But during the ballads, the camera allows an illusion of intimacy that makes you forget this is all taking place on a football field. At roughly the movie’s midway point, Swift performs the new 10-minute version of her 2012 hit “All Too Well.” The song is a gloriously cascading litany of recriminations, rambling on and on in its uncut edition like the “American Pie” of breakup anthems. (Depending on how many beers I’ve had when I hear it, “All Too Well” sometimes surpasses “Brokeback Mountain” and “Zodiac” as the greatest thing Jake Gyllenhaal has ever been involved with.) Wrench keeps the camera circling tightly around Swift in harmony with the song’s aching vulnerability and ultimate catharsis. It’s a showstopper, and one of the few times you can tell a number has really been thought through as to how it can work cinematically, rather than just as a recording of a performance.
Swift has been the millennial Springsteen for some time, but this summer’s tour seems to have metastasized her fame beyond even Bruce’s “Born in the U.S.A.”-era ubiquity, to a point where Taylor going to a football game turns into a four-day news cycle. She’s dabbled in films before, most memorably premiering her Netflix documentary “Miss Americana” to a fawning crowd at the 2020 Sundance Film Festival. (And I guess the world has agreed to forget she showed up in famous flops like “Cats” and David O. Russell’s better-than-its-reputation “Amsterdam.”) Could “The Eras Tour” help usher in a new age of concert movies? Beyoncé signed a similar deal with AMC Theatres to release a film of her recent “Renaissance” tour in December, and this season’s surprise arthouse hit has been A24’s re-release of “Stop Making Sense.” Director Jonathan Demme’s seminal 1984 Talking Heads movie has grossed more than $4 million so far, largely from audiences that weren’t born yet when the band broke up.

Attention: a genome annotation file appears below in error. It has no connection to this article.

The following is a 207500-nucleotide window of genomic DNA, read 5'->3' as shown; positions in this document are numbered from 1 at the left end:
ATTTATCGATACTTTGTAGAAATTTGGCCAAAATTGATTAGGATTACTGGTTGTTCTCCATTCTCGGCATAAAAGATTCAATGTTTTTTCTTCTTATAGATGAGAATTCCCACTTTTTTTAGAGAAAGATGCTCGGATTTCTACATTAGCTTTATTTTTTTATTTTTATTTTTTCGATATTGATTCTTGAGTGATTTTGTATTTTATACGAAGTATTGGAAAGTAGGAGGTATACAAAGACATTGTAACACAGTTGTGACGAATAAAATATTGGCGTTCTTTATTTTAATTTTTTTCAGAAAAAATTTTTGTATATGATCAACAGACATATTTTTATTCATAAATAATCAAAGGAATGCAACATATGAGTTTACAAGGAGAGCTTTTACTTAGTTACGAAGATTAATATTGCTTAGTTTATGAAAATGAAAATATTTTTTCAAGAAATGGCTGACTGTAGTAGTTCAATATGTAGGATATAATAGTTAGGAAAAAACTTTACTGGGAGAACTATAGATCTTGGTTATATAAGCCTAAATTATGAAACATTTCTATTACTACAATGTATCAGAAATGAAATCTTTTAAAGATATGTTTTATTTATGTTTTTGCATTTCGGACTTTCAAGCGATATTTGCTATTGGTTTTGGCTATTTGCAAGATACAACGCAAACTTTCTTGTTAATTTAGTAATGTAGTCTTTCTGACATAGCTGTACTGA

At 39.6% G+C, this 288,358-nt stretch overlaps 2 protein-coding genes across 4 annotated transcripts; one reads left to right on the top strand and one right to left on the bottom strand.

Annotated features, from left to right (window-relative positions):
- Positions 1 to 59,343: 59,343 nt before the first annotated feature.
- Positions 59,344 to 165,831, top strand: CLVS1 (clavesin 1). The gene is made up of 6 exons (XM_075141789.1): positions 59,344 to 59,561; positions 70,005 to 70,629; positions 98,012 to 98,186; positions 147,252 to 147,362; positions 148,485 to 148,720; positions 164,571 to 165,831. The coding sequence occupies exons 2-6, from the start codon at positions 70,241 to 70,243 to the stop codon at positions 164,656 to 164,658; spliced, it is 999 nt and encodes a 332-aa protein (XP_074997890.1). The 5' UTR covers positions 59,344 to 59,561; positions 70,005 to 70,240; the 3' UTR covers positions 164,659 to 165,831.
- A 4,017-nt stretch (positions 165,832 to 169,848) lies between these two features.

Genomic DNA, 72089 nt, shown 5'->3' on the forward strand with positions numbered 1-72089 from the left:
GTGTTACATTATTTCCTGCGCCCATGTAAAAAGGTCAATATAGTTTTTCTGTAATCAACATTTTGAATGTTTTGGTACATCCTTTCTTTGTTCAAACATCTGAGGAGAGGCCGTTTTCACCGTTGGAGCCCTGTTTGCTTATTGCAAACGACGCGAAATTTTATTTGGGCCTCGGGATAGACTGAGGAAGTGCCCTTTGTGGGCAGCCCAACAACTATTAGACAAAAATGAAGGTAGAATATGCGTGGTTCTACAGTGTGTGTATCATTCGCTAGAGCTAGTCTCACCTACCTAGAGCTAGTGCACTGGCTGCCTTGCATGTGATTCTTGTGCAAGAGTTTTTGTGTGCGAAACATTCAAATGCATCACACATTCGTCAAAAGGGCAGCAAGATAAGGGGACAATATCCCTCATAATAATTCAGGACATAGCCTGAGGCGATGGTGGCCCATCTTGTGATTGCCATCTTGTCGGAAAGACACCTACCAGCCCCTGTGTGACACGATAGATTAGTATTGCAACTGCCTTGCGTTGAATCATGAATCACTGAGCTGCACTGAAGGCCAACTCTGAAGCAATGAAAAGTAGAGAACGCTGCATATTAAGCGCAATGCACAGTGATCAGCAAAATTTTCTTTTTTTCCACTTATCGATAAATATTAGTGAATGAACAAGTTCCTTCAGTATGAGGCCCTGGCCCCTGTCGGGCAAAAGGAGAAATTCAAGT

This is a great thing for movie theaters, which should be places of communal celebration. It’s also a way to share the thrill of live music with audiences who can’t afford the increasingly obscene price of concert tickets. (I probably would have tried to see Swift this summer if Springsteen hadn’t wiped out my bank account with his TD Garden show in March.) Back in 2004, I remember driving out to the Solomon Pond Mall to watch a live simulcast of Prince’s “Musicology” tour kickoff and wondering why artists didn’t do stuff like this more often. “The Eras Tour” debuted as the highest grossing concert movie in history, dethroning “Justin Bieber: Never Say Never.” If for that alone, we should be grateful.
Taylor Swift: The Eras Tour” is now in theaters.
Sean Burns Film Critic
Sean Burns is a film critic for The ARTery.